'Tower of Light' will give us a rare view of next week's eclipse

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Choice Hotels (Eclipse April 8) - TWN

Not within the path of totality? You won't want to miss this livestream during the April 8th solar eclipse!

Whether the skies are clear or cloudy on the day of the total solar eclipse won't really matter to retired physicist David Hunter. That’s because he and his team of volunteers have spent years building what he calls a 'Tower of Light' to be launched within the path of totality in Florenceville-Bristol, N.B., on eclipse day on April 8.

The solar telescope will be carried by a helium balloon and launched 30 kilometres into the stratosphere. The payload will carry six cameras on board, with one taking continuous video and another that will be dynamically aimed at the Sun.

David Hunter: Tower of Light test launch

The camera-equipped balloon will capture images of the eclipse at an altitude of 30 kilometres. (David Hunter)

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The system has a WiFi network, with the main computer being a Raspberry Pi 4, with five computers in total.

Hunter gave The Weather Network a first hand look at his set up in his kitchen, where he does most of his programming.

Nathan Coleman: Retired physicist Davide Hunter

Retired physicist David Hunter and his team spent years building the 'Tower of Light'. (The Weather Network)

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The agile eye camera that sits atop the rig has three motors in it. One to run each axis of the gimbal along with a motor to bring the solar filter in or out of the camera.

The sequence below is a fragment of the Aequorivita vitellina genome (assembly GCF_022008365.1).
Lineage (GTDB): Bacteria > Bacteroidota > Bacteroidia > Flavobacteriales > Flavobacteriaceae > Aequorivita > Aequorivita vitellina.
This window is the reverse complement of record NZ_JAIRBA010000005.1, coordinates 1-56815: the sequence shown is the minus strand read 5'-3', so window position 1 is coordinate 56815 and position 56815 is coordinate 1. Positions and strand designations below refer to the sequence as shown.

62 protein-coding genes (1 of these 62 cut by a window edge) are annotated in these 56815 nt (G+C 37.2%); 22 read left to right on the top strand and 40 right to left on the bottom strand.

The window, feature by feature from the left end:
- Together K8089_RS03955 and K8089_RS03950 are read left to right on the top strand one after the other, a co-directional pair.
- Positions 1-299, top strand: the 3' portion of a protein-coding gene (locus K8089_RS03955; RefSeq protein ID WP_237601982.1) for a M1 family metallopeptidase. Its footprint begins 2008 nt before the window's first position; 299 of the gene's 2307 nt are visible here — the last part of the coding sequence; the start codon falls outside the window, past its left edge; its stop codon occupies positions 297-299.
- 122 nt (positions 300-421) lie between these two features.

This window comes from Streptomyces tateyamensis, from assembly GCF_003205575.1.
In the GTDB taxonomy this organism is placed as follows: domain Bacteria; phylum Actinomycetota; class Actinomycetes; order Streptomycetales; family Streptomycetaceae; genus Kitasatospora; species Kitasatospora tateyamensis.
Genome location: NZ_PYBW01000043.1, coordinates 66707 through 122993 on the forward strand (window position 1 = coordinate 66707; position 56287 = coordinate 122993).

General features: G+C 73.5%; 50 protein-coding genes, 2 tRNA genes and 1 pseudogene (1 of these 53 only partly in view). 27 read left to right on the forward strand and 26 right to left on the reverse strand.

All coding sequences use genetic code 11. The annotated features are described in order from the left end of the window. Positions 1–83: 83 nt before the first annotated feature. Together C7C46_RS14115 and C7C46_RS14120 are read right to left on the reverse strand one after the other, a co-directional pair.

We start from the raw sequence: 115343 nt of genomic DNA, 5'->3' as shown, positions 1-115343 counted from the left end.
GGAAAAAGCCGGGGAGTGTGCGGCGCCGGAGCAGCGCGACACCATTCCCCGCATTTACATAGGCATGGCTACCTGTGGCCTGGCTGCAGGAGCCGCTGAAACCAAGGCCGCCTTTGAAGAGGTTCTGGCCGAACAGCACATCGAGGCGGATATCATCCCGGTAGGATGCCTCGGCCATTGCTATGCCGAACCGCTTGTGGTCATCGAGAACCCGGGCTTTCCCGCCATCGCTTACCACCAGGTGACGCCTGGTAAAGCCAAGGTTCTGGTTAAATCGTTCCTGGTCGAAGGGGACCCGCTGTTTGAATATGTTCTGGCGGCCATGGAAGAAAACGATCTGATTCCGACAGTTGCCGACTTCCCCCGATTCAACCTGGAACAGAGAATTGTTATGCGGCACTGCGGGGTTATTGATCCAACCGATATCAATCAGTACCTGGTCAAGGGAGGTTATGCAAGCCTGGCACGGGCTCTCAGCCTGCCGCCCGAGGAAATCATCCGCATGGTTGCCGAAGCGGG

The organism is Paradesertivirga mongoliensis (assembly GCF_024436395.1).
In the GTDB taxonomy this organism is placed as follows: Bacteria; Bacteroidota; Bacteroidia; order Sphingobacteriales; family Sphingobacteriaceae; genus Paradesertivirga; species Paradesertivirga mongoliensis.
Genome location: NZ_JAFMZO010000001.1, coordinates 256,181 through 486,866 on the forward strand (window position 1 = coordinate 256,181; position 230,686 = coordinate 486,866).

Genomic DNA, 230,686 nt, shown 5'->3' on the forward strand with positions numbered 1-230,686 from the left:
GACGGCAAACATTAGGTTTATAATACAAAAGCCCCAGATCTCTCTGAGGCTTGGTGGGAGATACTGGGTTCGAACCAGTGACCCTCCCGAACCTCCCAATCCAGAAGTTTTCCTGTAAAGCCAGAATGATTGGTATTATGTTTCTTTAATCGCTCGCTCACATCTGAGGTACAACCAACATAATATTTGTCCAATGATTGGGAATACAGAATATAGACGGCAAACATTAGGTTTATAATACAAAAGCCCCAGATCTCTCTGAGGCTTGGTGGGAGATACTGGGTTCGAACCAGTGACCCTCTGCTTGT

“So no matter how much this spins, the camera’s going to stay in the same place?” I ask him. “Uh, to a first approximation…not perfectly,” Hunter chuckles in response.

Nathan Coleman: Tower of Light cameras

The cameras are set up to capture a panoramic view of the eclipse. (The Weather Network)

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It’s taken years of prep work by volunteers and a budget of about $50,000 from sponsors.

Inside look at the Tower of Light (David Hunter)

Images captured by the computers and cameras will be radioed down to the ground live as the eclipse happens. (The Weather Network)

The team conducted four successful test launches ahead of the big day, but Hunter says it will ultimately all come down to the weather next Monday.

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“The weather is our number one concern. Although we’re trying to get above the clouds, if it were particularly windy, it would cause us real problems. Another concern is precipitation. If it’s raining, it could add extra weight to the balloon which would not be good," says Hunter.

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Cloud cover forecast for April 8th as of April 1. (The Weather Network)

The solar eclipse balloon project is the only citizen-led project of its kind outside of NASA. The Weather Network will be broadcasting the stream as it happens, and can be accessed on Youtube.

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